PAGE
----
Shaun Evans returns as troubled young Endeavour Morse in 1960s crime drama Endeavour on ITV this Sunday and TV & Satellite Week took him in for questioning to find out more…



Where do we find Endeavour in the new series?

“Well last time his dad had just died and he had been shot and he has now spent four months away in a different station so he is coming back and much finding his feet and there is an irritation with Thursday that he has been left out in the cold. He is frustrated, but also turning towards the booze more and Thursday is concerned that he is not firing on all cylinders.”



Is there a story arc to this series?

“Yes, during the series we discover evidence going missing and there is something standing in the way of us solving crimes. At the end of the first episode one character says to Endeavour, ‘Everything that you hold dear will be taken away,’ and that promise comes true in the final one when everything is turned on its head.”



Are all the characters involved in the fall-out?

“Yes, there is a sense of something new coming and something old dying so at the start Endeavour is thinking whether he is in the right job, but there is a role reversal because by the end Thursday, and also Bright, question whether they have a place in this new world. Then the younger lads Jakes and Strange also have to decide how they will move forward and what they will bring to the table. So everyone has a massive journey and gets a crack of the whip, it really feels like an ensemble.”



Will we see some romance this time?

“He meets a new neighbour Monica who is a nurse. Apparently it was common for police and nurses to get together at the time. We see him falling in love ,but he takes his eye off the ball and it affects his professional life and he has to make a choice. It is good to see him enamoured with someone, but he has to have his heart broken and ultimately we know he does die alone.”



Will we see more of a reflection of the 1960s?

“There was a whole world of interesting stuff going on and it would be stupid not to use it. There is a tendency to have a femme fatale character, but we were missing a trick because it was an amazing time for women and now we can open ourselves up to more dynamic female characters who reflect society and the emerging women’s lib.”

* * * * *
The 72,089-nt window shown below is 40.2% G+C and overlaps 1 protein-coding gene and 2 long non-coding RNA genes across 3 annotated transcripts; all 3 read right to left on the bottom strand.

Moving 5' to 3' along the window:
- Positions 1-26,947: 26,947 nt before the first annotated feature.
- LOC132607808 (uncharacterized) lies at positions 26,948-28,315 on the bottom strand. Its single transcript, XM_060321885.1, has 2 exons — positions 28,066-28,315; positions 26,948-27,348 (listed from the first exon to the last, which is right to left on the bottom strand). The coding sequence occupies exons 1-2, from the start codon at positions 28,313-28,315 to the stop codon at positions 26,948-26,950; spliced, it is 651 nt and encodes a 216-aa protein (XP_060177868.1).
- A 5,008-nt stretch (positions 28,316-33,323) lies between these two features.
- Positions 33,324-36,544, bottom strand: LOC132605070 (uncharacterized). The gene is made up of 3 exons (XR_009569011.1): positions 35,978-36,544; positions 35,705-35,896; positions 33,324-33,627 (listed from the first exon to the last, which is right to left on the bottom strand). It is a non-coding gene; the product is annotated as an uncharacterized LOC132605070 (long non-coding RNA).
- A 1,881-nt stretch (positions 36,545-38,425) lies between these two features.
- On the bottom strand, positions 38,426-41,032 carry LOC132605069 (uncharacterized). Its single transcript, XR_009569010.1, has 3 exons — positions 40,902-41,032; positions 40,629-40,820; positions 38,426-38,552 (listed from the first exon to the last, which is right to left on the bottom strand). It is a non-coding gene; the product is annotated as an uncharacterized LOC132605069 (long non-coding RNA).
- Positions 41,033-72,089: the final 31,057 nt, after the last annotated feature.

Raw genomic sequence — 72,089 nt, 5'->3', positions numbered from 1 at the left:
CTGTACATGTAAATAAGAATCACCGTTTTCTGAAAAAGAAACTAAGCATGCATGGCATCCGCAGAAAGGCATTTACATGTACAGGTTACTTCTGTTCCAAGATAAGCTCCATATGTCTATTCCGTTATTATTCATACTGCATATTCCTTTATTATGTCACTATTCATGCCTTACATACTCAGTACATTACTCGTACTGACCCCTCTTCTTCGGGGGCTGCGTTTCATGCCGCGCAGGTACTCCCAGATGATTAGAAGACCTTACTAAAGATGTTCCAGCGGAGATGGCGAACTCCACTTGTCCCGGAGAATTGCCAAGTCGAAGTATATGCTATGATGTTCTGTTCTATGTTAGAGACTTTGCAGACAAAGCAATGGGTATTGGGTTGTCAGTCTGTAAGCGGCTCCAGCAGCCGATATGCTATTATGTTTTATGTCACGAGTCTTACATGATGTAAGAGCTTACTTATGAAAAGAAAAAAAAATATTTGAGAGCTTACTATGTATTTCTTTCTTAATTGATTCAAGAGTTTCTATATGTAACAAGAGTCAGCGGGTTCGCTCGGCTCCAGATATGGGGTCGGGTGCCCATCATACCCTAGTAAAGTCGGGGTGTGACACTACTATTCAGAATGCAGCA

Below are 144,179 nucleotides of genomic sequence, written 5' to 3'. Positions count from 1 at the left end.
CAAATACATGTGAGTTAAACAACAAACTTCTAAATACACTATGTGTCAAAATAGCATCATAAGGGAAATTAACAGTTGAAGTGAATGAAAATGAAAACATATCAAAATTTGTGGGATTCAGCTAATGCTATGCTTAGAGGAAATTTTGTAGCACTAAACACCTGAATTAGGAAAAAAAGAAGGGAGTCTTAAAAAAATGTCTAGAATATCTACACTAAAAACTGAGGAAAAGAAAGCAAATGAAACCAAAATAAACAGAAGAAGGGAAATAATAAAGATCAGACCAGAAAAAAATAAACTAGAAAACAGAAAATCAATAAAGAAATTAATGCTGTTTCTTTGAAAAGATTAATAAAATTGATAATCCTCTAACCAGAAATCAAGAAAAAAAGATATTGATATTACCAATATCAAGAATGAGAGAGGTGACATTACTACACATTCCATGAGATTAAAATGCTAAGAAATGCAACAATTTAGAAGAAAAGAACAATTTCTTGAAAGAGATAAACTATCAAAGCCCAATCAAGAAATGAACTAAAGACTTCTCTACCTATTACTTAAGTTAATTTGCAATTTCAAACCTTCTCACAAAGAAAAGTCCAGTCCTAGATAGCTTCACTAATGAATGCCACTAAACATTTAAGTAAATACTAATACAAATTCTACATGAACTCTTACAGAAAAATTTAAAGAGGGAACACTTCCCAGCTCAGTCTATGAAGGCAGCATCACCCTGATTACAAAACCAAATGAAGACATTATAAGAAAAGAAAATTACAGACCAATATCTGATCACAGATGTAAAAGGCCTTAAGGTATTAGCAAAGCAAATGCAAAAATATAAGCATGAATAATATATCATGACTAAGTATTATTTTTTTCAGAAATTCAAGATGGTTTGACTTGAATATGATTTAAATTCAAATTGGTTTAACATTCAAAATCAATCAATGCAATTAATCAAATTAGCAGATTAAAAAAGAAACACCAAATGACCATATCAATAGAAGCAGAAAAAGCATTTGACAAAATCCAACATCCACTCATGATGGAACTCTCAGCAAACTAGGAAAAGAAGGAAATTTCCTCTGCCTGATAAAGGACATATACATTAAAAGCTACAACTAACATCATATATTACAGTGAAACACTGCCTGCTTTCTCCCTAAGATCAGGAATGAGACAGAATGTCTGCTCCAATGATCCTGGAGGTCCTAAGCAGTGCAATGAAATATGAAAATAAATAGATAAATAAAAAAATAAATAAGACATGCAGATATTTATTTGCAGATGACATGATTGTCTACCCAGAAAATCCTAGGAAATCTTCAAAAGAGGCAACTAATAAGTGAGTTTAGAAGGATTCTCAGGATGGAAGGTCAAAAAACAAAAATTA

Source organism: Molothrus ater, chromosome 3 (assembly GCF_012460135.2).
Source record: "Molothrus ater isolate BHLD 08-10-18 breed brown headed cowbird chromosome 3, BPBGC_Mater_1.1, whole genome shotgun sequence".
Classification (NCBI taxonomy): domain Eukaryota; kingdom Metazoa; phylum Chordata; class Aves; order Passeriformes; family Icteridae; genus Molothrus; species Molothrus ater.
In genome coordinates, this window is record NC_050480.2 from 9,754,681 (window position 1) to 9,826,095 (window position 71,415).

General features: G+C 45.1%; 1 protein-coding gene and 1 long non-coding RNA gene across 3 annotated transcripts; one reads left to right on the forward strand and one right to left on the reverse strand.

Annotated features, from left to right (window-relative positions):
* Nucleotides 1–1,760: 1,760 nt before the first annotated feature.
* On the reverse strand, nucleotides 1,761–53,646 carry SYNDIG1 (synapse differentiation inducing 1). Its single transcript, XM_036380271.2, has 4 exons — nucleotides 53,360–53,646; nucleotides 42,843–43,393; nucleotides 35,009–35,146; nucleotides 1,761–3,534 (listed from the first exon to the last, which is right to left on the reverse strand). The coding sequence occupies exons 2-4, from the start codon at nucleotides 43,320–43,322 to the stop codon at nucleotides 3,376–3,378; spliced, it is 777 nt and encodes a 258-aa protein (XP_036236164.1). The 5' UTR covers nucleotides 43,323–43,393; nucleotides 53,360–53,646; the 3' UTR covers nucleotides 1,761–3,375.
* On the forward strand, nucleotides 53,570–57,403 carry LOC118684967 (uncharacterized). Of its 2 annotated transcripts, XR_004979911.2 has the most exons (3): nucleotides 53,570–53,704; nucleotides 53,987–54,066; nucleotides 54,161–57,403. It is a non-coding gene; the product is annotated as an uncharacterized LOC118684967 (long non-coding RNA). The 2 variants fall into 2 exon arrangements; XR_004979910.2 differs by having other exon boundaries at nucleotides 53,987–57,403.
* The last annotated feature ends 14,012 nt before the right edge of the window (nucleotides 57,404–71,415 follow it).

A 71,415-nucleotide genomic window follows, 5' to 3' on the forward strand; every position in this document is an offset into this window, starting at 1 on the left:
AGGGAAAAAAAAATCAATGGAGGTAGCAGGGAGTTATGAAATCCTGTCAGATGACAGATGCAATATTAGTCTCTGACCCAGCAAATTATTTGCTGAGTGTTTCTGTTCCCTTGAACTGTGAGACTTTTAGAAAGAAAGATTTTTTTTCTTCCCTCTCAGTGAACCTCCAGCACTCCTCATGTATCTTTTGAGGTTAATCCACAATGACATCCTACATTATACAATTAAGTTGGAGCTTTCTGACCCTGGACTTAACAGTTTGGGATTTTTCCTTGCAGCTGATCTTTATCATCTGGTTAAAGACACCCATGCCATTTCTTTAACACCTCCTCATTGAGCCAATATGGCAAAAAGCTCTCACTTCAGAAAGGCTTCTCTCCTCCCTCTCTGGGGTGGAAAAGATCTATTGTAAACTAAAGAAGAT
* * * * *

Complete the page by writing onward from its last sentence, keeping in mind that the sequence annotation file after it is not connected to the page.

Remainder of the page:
Have you had people come up to you who have never seen the original?

“I have, but equally I’ve had a lot of people say, ‘I really buy you as a young John Thaw,’ and I’m pleased that Morse fans respond to the show and I wouldn’t be here if it wasn’t for what has gone before. But it has always been my intention to get a new audience to the show and to honour the original while doing something different, because it needs to move forward. We have discovered an open-mindedness where audiences are willing to embrace it. I have never been in this position before to pick a show up again and there is a responsibility to put our own stamp on things now.”



Do you ever look back at the original Morse episodes?

“No, I didn’t think that would be useful for this because when scripts arrive you have to depend largely on your imagination and that is not to do down anything that has gone before, but I want it be something that has come from me versus something that has been a copy of something else. I did listen to a lot of Michael Palin though, who was from the north and went to Oxford and was alive around that time. That is how I imagine Morse’s voice to be and it was easier to capture his, but I didn’t listen to John Thaw.”



For the full interview, read TV & Satellite Week, which is out now.